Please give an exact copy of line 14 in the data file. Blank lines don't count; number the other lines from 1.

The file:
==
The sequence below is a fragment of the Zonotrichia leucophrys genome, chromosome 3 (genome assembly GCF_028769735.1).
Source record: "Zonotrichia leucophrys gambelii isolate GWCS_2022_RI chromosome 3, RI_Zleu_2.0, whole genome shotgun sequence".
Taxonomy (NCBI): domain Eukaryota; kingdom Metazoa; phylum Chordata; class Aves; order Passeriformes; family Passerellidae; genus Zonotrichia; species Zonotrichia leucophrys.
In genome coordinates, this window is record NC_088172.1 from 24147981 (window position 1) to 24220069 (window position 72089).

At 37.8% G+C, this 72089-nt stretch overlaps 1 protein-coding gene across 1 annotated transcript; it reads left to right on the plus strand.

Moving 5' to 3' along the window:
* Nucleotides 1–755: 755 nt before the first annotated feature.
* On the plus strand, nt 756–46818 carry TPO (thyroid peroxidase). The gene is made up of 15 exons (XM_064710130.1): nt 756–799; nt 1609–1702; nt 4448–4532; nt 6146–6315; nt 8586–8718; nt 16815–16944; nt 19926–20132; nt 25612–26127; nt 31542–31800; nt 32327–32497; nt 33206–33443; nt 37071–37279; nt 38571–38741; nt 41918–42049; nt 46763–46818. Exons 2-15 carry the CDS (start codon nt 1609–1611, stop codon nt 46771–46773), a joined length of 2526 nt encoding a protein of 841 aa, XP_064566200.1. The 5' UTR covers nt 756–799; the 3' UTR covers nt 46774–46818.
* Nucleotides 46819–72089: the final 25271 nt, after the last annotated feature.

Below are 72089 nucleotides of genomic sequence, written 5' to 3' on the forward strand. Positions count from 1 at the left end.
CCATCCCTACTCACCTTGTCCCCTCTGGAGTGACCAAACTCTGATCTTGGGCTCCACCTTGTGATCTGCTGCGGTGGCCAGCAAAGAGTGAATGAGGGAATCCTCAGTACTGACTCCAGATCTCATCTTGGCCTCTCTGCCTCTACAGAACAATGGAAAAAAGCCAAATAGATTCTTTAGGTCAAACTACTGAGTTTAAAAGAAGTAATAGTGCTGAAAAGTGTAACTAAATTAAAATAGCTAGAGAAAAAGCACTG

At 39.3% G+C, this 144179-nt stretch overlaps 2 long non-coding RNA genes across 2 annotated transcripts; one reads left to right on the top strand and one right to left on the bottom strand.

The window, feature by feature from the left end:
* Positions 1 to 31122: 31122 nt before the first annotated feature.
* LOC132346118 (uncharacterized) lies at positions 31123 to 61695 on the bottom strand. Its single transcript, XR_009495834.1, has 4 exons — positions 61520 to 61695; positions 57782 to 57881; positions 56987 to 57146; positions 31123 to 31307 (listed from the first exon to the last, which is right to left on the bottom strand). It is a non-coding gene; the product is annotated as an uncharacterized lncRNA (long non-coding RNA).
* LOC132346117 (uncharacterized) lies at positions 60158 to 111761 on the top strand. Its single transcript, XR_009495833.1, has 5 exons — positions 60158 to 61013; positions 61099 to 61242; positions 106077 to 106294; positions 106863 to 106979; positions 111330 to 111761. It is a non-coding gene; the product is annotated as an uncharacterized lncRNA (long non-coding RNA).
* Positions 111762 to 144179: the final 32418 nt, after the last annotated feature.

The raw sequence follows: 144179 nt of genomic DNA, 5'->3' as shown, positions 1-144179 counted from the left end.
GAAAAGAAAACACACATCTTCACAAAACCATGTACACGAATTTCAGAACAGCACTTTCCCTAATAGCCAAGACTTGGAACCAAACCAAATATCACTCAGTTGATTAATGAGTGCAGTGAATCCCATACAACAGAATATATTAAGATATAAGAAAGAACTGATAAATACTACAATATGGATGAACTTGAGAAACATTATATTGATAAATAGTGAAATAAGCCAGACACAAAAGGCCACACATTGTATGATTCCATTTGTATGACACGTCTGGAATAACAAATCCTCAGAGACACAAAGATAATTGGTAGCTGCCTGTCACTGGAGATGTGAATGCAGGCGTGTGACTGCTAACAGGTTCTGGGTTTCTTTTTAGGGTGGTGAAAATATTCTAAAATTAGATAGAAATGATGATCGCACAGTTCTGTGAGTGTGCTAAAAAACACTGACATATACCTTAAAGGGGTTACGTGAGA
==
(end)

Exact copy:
* Positions 1 to 31122: 31122 nt before the first annotated feature.